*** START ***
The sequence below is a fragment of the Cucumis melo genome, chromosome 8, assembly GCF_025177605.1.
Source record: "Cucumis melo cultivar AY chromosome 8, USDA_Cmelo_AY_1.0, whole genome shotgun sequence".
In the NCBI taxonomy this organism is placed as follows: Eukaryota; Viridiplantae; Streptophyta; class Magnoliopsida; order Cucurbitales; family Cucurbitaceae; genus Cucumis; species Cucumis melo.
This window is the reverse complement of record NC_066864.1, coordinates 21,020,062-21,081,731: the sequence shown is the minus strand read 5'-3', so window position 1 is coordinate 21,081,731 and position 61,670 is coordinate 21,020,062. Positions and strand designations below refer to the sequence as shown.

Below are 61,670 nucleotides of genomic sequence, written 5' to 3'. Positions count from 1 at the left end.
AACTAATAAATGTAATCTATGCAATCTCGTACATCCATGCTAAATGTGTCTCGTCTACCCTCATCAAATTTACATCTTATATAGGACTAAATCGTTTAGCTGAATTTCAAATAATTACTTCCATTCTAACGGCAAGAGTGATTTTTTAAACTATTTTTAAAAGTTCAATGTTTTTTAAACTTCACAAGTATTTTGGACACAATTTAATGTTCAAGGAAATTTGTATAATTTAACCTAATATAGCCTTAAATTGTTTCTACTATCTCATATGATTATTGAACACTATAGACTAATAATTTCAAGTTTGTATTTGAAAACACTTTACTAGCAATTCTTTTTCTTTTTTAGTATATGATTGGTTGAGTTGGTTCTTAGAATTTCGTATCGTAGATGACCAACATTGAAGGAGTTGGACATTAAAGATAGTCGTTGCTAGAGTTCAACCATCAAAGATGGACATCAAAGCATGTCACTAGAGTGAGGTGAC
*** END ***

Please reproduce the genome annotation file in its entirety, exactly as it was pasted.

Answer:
The sequence below is a fragment of the Cucumis melo genome, chromosome 8, assembly GCF_025177605.1.
Source record: "Cucumis melo cultivar AY chromosome 8, USDA_Cmelo_AY_1.0, whole genome shotgun sequence".
In the NCBI taxonomy this organism is placed as follows: Eukaryota; Viridiplantae; Streptophyta; class Magnoliopsida; order Cucurbitales; family Cucurbitaceae; genus Cucumis; species Cucumis melo.
This window is the reverse complement of record NC_066864.1, coordinates 21,020,062-21,081,731: the sequence shown is the minus strand read 5'-3', so window position 1 is coordinate 21,081,731 and position 61,670 is coordinate 21,020,062. Positions and strand designations below refer to the sequence as shown.

Below are 61,670 nucleotides of genomic sequence, written 5' to 3'. Positions count from 1 at the left end.
AACTAATAAATGTAATCTATGCAATCTCGTACATCCATGCTAAATGTGTCTCGTCTACCCTCATCAAATTTACATCTTATATAGGACTAAATCGTTTAGCTGAATTTCAAATAATTACTTCCATTCTAACGGCAAGAGTGATTTTTTAAACTATTTTTAAAAGTTCAATGTTTTTTAAACTTCACAAGTATTTTGGACACAATTTAATGTTCAAGGAAATTTGTATAATTTAACCTAATATAGCCTTAAATTGTTTCTACTATCTCATATGATTATTGAACACTATAGACTAATAATTTCAAGTTTGTATTTGAAAACACTTTACTAGCAATTCTTTTTCTTTTTTAGTATATGATTGGTTGAGTTGGTTCTTAGAATTTCGTATCGTAGATGACCAACATTGAAGGAGTTGGACATTAAAGATAGTCGTTGCTAGAGTTCAACCATCAAAGATGGACATCAAAGCATGTCACTAGAGTGAGGTGAC